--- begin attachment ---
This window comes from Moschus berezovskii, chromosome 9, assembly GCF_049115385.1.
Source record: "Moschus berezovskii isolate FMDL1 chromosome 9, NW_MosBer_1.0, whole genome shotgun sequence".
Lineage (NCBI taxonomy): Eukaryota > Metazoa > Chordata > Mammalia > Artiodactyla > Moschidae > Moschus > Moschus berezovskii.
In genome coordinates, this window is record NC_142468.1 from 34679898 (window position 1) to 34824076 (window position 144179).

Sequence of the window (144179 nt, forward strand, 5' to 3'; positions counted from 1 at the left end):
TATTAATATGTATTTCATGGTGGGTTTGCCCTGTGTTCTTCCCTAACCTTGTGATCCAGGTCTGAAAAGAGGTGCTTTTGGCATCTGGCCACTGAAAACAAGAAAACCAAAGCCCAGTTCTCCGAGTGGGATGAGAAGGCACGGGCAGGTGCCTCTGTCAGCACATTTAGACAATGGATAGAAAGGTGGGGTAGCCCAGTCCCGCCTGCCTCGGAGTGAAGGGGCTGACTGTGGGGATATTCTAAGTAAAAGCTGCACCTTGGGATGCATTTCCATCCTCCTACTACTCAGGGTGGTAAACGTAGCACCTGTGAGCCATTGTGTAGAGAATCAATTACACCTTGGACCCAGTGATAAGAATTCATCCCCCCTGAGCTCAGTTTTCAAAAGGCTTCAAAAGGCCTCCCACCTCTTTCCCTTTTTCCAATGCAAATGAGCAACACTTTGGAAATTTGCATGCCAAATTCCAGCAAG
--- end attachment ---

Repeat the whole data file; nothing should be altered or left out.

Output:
This window comes from Moschus berezovskii, chromosome 9, assembly GCF_049115385.1.
Source record: "Moschus berezovskii isolate FMDL1 chromosome 9, NW_MosBer_1.0, whole genome shotgun sequence".
Lineage (NCBI taxonomy): Eukaryota > Metazoa > Chordata > Mammalia > Artiodactyla > Moschidae > Moschus > Moschus berezovskii.
In genome coordinates, this window is record NC_142468.1 from 34679898 (window position 1) to 34824076 (window position 144179).

Sequence of the window (144179 nt, forward strand, 5' to 3'; positions counted from 1 at the left end):
TATTAATATGTATTTCATGGTGGGTTTGCCCTGTGTTCTTCCCTAACCTTGTGATCCAGGTCTGAAAAGAGGTGCTTTTGGCATCTGGCCACTGAAAACAAGAAAACCAAAGCCCAGTTCTCCGAGTGGGATGAGAAGGCACGGGCAGGTGCCTCTGTCAGCACATTTAGACAATGGATAGAAAGGTGGGGTAGCCCAGTCCCGCCTGCCTCGGAGTGAAGGGGCTGACTGTGGGGATATTCTAAGTAAAAGCTGCACCTTGGGATGCATTTCCATCCTCCTACTACTCAGGGTGGTAAACGTAGCACCTGTGAGCCATTGTGTAGAGAATCAATTACACCTTGGACCCAGTGATAAGAATTCATCCCCCCTGAGCTCAGTTTTCAAAAGGCTTCAAAAGGCCTCCCACCTCTTTCCCTTTTTCCAATGCAAATGAGCAACACTTTGGAAATTTGCATGCCAAATTCCAGCAAG